European Union lawmakers seeking to combat what they consider anti-competitive behavior by Google Inc. are weighing a call to split up companies that focus on Web search, according to a document prepared by members of the European Parliament.
One draft asks regulators to tackle what it says are abusive practices by the Internet search provider. The European Commission should “consider proposals with the aim of unbundling search engines from other commercial services” to aid Europe’s digital industry, according to another version of a draft resolution prepared by members of the European People’s Party, which didn’t specifically mention Google.
Google, which has more than 90% of the search market in many European countries, is facing threats to its business, including a possible Internet copyright levy, that add to a lengthy EU antitrust investigation into allegations that it discriminates against rivals.
“The possibility of this happening is slim to none at this point; we will have to see what they are proposing,” said Brian Wieser, an analyst at Pivotal Research Group. “Many Europeans are disappointed that a European champion hasn’t emerged in any way to upend Google and to offer any meaningful challenge.”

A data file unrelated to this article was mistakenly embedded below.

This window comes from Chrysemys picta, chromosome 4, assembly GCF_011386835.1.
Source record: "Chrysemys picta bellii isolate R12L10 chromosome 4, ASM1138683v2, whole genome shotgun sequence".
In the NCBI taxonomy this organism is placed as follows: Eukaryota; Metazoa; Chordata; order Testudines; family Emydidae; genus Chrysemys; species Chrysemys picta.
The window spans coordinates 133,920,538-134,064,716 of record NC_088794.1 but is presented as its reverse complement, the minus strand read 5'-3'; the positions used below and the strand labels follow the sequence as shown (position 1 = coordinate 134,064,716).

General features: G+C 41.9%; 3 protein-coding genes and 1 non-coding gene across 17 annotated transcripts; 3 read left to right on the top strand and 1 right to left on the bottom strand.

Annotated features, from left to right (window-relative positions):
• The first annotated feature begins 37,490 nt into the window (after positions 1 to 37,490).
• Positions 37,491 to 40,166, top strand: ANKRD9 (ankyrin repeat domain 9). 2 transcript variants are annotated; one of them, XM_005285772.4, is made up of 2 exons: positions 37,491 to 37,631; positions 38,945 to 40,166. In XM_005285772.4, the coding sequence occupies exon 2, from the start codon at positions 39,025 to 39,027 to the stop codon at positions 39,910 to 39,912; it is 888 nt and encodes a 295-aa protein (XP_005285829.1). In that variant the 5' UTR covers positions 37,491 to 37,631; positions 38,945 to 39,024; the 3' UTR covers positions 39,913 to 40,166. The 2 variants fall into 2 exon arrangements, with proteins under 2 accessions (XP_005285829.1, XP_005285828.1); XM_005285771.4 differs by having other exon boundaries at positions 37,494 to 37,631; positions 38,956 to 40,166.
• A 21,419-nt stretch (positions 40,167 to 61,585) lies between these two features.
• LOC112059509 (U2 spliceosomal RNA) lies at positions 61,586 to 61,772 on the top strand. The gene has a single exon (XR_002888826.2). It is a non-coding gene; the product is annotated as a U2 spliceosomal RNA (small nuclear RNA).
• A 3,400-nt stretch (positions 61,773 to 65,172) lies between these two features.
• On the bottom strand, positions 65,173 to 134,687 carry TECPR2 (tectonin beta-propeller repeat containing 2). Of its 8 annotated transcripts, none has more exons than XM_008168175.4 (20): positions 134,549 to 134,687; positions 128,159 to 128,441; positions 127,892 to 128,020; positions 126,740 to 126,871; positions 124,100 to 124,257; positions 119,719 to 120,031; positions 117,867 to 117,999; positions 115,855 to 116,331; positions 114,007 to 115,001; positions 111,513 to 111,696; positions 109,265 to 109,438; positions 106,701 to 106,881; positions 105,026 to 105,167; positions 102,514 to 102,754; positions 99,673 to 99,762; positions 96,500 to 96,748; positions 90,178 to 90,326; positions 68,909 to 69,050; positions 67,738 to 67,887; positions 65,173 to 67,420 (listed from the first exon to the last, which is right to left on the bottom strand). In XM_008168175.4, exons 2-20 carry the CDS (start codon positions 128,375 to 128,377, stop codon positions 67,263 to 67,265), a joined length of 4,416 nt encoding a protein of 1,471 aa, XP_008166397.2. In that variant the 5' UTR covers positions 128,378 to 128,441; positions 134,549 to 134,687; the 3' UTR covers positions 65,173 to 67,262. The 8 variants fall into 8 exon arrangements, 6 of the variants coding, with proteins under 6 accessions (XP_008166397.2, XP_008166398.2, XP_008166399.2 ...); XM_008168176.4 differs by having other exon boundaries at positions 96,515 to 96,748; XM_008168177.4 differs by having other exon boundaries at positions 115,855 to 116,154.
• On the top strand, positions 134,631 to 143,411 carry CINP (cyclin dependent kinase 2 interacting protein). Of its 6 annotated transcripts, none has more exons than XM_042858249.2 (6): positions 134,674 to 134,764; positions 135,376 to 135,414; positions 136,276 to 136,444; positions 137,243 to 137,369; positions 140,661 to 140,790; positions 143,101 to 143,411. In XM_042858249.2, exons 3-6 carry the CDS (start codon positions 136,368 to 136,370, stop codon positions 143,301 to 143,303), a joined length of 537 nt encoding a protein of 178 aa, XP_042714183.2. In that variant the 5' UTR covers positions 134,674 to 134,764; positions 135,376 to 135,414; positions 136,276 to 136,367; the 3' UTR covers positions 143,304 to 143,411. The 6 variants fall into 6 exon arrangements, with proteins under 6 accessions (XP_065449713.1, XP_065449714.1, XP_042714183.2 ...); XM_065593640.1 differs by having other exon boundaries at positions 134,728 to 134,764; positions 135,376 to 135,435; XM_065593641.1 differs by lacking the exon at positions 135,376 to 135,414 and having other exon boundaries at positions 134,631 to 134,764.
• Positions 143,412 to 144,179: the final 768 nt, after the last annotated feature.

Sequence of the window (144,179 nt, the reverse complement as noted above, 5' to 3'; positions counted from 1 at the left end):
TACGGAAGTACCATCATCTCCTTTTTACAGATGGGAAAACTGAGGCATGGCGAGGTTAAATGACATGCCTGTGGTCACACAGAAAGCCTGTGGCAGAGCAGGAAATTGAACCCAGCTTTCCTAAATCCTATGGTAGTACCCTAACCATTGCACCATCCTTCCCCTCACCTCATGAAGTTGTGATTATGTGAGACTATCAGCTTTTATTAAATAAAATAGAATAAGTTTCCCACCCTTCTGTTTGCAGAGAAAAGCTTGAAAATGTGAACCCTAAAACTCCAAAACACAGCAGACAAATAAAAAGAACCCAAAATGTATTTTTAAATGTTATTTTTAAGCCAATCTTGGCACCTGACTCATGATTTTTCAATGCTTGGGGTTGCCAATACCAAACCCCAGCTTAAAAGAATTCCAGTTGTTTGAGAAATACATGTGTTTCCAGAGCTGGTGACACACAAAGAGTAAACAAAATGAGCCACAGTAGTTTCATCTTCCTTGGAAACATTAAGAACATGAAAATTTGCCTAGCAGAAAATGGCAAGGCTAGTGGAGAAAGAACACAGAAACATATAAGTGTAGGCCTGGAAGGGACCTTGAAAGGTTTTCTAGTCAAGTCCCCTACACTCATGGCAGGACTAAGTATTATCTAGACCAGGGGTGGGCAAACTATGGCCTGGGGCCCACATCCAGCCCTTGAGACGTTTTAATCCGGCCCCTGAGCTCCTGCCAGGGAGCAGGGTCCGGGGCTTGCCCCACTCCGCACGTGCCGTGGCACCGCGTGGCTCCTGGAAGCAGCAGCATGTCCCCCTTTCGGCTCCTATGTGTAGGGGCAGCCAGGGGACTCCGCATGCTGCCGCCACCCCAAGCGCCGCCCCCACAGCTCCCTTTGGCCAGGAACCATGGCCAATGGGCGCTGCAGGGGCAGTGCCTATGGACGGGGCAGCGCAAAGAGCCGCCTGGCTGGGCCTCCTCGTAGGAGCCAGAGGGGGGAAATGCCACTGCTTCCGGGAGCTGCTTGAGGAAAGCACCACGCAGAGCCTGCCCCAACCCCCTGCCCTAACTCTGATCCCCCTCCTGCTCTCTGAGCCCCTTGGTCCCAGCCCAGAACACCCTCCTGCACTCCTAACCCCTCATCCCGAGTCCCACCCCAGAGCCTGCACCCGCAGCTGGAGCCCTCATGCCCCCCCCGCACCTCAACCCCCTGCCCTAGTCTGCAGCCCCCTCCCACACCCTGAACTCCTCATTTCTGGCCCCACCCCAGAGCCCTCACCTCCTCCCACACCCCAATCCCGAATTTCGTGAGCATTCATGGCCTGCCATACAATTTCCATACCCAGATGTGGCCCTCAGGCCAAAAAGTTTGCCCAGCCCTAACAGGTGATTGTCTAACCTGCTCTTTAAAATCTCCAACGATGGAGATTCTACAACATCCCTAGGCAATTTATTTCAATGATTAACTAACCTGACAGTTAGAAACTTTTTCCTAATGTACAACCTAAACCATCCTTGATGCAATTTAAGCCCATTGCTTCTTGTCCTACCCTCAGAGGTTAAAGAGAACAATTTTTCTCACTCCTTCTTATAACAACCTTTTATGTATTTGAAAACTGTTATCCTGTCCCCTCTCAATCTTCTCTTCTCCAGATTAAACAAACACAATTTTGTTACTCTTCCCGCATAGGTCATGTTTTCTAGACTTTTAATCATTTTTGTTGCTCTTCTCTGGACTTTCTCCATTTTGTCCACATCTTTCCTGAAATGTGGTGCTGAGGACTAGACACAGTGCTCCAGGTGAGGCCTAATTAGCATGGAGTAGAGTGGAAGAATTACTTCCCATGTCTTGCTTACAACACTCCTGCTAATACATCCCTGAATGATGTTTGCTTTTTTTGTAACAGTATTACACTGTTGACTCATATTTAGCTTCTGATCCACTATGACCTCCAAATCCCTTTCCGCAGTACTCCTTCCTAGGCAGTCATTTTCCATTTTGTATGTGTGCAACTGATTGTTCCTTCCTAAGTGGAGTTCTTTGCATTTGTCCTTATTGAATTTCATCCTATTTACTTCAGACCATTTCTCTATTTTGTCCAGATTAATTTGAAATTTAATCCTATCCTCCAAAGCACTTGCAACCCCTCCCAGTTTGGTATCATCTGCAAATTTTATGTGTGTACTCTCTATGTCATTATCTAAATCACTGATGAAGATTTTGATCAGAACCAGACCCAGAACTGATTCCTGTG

Lawmakers from the European People’s Party and liberal groups plan to ask the entire assembly to vote Wednesday on the resolution. The final draft of their text must still be negotiated. While the version citing Google doesn’t specifically ask for Google to be broken up, it does ask regulators to “act decisively on all concerns” given Google’s high market share.
Spokesmen for Google and the European Commission declined to comment.